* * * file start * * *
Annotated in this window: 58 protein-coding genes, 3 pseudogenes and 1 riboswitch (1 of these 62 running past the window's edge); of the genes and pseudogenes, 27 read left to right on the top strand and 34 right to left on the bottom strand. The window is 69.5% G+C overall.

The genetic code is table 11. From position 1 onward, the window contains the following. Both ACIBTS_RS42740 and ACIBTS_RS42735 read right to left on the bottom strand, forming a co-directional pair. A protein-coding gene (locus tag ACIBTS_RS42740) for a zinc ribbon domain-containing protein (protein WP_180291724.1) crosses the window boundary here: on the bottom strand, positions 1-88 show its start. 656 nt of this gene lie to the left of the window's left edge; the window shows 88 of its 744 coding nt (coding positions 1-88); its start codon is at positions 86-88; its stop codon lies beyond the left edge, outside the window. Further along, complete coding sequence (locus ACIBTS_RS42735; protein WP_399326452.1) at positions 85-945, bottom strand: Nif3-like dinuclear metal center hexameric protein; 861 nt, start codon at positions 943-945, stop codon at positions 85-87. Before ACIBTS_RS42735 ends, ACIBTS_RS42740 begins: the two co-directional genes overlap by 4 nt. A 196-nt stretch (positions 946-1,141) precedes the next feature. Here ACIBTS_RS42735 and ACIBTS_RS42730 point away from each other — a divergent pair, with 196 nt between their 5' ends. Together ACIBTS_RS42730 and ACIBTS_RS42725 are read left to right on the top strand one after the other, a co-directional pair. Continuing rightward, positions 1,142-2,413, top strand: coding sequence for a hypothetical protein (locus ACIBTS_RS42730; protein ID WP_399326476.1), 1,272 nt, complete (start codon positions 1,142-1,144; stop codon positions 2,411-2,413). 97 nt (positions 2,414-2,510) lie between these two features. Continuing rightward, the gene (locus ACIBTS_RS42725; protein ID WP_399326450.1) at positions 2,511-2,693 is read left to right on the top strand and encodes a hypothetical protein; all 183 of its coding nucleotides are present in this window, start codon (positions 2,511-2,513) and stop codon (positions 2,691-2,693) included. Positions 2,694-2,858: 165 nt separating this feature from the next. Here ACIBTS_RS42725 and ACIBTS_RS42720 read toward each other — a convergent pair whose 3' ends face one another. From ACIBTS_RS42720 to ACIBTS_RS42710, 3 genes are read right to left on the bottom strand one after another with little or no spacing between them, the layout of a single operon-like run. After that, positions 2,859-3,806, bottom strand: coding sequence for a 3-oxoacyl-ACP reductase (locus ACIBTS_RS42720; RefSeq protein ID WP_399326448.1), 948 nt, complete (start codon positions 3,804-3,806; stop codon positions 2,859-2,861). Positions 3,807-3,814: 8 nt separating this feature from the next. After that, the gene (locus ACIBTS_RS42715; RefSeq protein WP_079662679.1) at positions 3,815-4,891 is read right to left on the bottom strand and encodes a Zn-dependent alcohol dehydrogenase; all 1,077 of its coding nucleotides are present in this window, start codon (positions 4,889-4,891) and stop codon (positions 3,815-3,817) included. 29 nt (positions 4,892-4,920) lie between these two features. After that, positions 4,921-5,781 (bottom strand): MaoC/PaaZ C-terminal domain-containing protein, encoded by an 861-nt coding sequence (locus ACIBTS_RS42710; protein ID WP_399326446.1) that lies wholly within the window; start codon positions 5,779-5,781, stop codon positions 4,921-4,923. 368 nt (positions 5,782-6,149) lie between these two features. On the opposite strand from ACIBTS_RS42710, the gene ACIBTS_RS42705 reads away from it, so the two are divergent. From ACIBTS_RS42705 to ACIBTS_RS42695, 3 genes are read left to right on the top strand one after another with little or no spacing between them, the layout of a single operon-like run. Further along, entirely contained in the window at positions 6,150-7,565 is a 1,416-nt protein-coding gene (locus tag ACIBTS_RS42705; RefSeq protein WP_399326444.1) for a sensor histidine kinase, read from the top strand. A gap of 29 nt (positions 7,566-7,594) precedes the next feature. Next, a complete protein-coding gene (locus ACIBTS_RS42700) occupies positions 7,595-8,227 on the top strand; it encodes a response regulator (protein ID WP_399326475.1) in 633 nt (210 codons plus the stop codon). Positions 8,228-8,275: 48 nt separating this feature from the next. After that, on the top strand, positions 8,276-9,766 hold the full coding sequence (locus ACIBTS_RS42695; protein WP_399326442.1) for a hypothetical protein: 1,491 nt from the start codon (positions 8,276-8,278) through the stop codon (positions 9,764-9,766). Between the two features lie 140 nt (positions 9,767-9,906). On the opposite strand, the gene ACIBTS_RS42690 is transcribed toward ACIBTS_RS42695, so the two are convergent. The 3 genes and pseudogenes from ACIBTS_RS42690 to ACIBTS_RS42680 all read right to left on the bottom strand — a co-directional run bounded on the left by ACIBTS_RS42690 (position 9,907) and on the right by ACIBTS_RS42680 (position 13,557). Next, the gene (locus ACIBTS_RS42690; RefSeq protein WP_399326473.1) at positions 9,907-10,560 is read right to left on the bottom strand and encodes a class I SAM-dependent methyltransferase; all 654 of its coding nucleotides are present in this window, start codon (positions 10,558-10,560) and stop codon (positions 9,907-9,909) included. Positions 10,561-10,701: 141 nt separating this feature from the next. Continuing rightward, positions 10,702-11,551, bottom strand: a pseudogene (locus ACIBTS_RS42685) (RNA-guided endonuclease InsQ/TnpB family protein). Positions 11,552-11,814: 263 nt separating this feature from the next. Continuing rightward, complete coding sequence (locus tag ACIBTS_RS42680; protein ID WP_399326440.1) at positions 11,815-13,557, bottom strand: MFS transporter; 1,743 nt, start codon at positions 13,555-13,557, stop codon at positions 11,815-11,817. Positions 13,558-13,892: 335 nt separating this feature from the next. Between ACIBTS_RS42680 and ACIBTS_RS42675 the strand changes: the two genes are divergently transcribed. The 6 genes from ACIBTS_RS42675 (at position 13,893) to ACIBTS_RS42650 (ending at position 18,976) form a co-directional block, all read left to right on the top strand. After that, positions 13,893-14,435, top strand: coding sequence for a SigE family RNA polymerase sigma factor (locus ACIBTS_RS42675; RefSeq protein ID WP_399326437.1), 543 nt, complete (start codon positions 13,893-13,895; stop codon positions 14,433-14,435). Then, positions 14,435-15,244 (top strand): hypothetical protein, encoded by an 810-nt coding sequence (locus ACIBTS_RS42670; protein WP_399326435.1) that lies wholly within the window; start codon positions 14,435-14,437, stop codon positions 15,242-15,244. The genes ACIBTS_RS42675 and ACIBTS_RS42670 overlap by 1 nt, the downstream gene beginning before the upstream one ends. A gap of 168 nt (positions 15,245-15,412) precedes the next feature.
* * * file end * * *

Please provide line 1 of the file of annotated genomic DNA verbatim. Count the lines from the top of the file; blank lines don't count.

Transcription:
Annotated in this window: 58 protein-coding genes, 3 pseudogenes and 1 riboswitch (1 of these 62 running past the window's edge); of the genes and pseudogenes, 27 read left to right on the top strand and 34 right to left on the bottom strand. The window is 69.5% G+C overall.